Primary Source: Honest Settlers Duped... (The New York Times – April 26, 1889)


OKLAHOMA CITY, Indian Territory, April 25.—Five men in their coffins and a maniac in irons were carried north from this infant city to-day. The dead men had died natural deaths. Thomas O’Neil of Marshall, Mo., was the first to die in the region just opened to settlement. He was 30 years old and unmarried. In Monday’s race for homes he took an important part, and his extraordinary exertions brought on a congestive chill which proved fatal. The others dies of various diseases.

The madman, John Evans, left his family in El Dorado, Kan., a few days ago, and was apparently in the best of health. He came to Oklahoma City on the first train Monday, and found the city in possession of United States Marshals and bushmen, and was unable to realize his expectations. A claim which he finally secured was jumped by professionals, and a revolver was flourished in his face when he remonstrated. 

Evans had little money, and his subsequent trials robbed him of his reason. As he lay on the platform to-day waiting for the train, he talked incessantly of claims and town lots, and implored those near him not to rob him of his little piece of ground. The sight was a pitiful one. Evans was taken to Winfield and placed in a hospital for the insane.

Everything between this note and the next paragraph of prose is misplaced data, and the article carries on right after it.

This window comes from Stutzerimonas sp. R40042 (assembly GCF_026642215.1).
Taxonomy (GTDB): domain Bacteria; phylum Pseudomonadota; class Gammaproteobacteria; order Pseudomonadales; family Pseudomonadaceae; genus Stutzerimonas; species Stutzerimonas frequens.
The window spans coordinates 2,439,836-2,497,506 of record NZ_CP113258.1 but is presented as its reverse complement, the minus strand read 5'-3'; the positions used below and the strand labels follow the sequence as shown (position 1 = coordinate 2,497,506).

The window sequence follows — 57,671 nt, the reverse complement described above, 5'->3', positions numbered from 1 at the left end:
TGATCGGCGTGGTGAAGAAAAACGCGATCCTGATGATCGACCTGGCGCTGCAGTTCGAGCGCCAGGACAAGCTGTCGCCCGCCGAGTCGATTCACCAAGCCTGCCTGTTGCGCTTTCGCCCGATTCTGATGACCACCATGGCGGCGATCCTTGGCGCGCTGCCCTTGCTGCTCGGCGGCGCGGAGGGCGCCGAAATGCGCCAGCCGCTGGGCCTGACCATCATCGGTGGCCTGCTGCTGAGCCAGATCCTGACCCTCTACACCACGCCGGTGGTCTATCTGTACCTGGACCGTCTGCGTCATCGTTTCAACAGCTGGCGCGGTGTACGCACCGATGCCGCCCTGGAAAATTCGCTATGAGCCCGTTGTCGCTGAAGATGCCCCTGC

Another man went crazy last night and was placed on a north-bound train. At Alfred he broke away and tried to assault Waite of the infantry company stationed there, but was overpowered. “I want a claim! I want a claim!” was his incessant cry. He was put aboard the train again, and will probably be treated in the Winfield hospital.

Both this town and Guthrie have been surveyed several times, and in both lots are staked out as far as the eye can reach in any direction. In Guthrie fully two thousand tents are in sight, and about a dozen small frame buildings are in process of erection. One has been completed, and bears the sign, “Commercial Bank.” It belongs to a Kansas City syndicate, which has put in a large safe, and will do a general banking and loan business. The rates of interest will, of course, be extortionate. Already there is a sharp demand for money on chattel mortgage, and it will reach heavy proportions before another month rolls around.